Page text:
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Sichuan in stitches

Updated: 2014-03-07 11:05
By Huang Zhiling ( China Daily)

Sichuan in stitches

Flowers and Fish, Shu embroidery by Peng Shiping. Provided to China Daily

Shu embroidery, one of four regional schools of ancient needlework in China, captures images that are timeless. But the craft may be a dying art form, Huang Zhiling reports in Chengdu.

Sichuan in stitches

Shu brocade weaved in China's Chengdu 

Sichuan in stitches

Students learn weaving Li brocade in Haikou 

Monkeys frolic on trees. Tigers stroll in the mountains. Carp swim in water. Giant pandas and red pandas rest beside transparent lakes. These intricate figures-as well as people in traditional Chinese attire-come to life on the satin and colorful threads of Shu embroidery.

Stepping into Peng Shiping's home on the sixth floor of an old residential quarter in downtown Chengdu, Sichuan province, visitors feel like they are in a museum of this fine craft.

One of the needleworks depicts Sima Xiangru and Zhuo Wenjun on one side and two pandas on the other.

Sima and his wife Zhuo, who are household names in Chinese literature, lived in the Western Han Dynasty (206 BC-AD 24). They are famous for their romance in feudal China, when men and women had no freedom to choose their spouses, and men met their wives for the first time at their wedding.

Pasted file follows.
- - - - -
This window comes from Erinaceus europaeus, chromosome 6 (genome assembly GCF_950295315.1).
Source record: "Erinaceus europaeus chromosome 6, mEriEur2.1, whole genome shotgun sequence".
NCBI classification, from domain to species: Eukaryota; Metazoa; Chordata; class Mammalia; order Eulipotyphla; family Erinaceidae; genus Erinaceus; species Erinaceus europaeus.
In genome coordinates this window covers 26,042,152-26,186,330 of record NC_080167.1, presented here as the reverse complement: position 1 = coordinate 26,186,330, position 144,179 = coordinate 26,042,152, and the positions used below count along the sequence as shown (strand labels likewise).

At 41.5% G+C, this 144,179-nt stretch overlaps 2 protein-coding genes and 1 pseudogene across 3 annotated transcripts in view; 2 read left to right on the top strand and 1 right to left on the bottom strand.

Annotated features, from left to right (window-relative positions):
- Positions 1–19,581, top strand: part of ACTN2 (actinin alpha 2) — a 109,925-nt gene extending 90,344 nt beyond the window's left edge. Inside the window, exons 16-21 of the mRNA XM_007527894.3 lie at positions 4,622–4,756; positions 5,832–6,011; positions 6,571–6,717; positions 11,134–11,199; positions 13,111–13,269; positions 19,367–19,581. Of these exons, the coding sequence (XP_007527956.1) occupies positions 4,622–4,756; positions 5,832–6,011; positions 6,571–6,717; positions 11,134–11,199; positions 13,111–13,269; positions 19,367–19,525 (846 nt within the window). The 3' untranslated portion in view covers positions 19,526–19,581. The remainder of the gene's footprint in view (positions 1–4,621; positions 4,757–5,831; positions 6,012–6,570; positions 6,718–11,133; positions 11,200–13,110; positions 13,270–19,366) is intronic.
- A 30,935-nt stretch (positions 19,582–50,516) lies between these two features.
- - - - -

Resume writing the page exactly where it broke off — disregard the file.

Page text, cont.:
When Sima was invited to dinner in Zhuo's home by her father, a rich merchant in Qionglai, Sichuan, he played music on a seven-stringed plucked instrument. The melody touched the young widow's heart as she listened to the music while hiding behind a screen.

She eloped with him and they married.

Together with Suzhou embroidery in Jiangsu province, Xiang embroidery in Hunan province and Yue embroidery in Guangdong province, Shu embroidery is one of the four schools of embroidery in China. "Shu" is the ancient name for Sichuan.

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